The controversy over Orson Scott Card receiving an ALA award for young adult literature has reached the Feminist SF blog, which argues that you can't separate Card's work from his homophobic views. And also, his opinions have demonstrably shaped his work. Do Card's anti-gay essays make him an unfit guide to teenagers growing into self-awareness? Or should we celebrate his work and ignore his gay-baiting? [FeministSF, via SFAwardsWatch]
@battey137 (and others): I'm kind of sorry not to have weighed in again sooner on all this. I've been marking exams today, and been totally off the web.
So — some scattered points. I should first point out that I'm a Canadian (by choice: born in Scotland) and that I teach in Canada (though I did spend a distressing year once at a Catholic School in Milwaukee. So when you talk about the "mainstream" of American thought, please do understand that isn't the same mainstream I'm teaching in. Nor are the projects of our nations necessarily the same.
However, some of the things you've accused me of are actually quite true. Here you have it. I'm going to admit to a lot of the things you think liberals are guilty of, and I'm doing it in a true spirit of openness. Yes, I think homophobes are by and large unsophisticated dunces. Yes, I think that my ideas (inclusionary, anti-homophobic, anti-racist, humanistic) are better. Yes, I believe that at least part of my job as a teacher is a subversive one. I want to change and influence my community. I believe that teaching is more than just parroting the curriculum that is handed down by a centralized authority.
My heroes are the subversive teachers. Socrates. Plato. Barbara Henry. Paolo Freire. Neil Postman. Many more. The teachers in South Africa who inspired and often led their students on anti-Apartheid rallies. The teachers at my own school who put up stickers saying that their classrooms are queer-positive places. The teachers who supported suffrage for women. These teachers didn't simply regurgitate the views of their communities. They challenged them.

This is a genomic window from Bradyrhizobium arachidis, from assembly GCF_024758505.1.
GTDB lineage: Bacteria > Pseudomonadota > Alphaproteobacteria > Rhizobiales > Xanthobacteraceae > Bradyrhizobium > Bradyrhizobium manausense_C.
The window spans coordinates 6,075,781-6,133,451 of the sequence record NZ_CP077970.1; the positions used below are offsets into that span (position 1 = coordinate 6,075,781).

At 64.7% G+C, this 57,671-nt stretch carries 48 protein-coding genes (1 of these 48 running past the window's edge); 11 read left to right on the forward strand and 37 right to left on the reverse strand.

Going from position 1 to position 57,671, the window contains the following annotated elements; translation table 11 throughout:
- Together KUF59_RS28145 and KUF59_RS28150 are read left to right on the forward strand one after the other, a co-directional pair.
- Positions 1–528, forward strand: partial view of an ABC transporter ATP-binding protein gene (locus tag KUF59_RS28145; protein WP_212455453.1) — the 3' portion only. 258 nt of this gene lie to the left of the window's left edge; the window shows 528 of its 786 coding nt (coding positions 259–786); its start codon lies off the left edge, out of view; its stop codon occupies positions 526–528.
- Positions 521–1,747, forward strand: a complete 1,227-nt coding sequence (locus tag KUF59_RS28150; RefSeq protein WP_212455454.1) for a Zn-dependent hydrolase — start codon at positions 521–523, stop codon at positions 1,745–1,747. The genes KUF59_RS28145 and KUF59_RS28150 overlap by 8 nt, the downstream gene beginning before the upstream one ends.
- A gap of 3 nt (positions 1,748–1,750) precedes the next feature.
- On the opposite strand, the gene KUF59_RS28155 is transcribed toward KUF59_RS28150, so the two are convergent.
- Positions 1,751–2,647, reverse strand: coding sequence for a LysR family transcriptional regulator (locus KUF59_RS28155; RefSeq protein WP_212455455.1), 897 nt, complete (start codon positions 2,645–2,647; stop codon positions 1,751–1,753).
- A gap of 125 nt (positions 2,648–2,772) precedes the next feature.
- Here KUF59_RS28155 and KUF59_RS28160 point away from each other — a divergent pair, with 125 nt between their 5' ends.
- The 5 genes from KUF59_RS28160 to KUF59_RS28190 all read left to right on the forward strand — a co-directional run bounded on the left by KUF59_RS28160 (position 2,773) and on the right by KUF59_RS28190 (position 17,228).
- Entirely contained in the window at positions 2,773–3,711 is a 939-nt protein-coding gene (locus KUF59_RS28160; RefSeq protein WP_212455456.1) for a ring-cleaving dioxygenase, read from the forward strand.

You don't seem to see the teacher's role as one of challenging but rather of inculcating young people in the views of their immediate community. Because I don't necessarily agree, does that mean I'm indoctrinating? I don't think so. I teach through debate, example, critical thinking. After loving OSC's stories for many years, I have made the professional decision that he just isn't good enough for my classroom any more. There are better choices out there. So far, I haven't heard any complaints.
Not that I haven't had to deal with other kinds of complaints. Over the years, I've spoken to parents concerned about the use of many books in my classroom. The Catcher in the Rye and The Color Purple come to mind. In every case so far, I've managed to talk the parent around to letting their child read the book.
So there it is. I think that teachers should sometimes challenge their communities. I think that homophobia will ultimately be ranked with all of the other old hatreds of the past. As I said before, that is one of my disappointments in Card. He sees so many of the other old hatreds so clearly, but misses that his own has so much in common with them.
Oh, and either you or others in this debate (can you believe I'm too lazy to scroll up the page and check?) mentioned both CS Lewis and Philip Pullman. Personally, I think Pullman is by far the better writer, and his views are much closer to mine, but both authors have been well represented in my classroom in the past few months.
Thanks for all this. It's a fun discussion.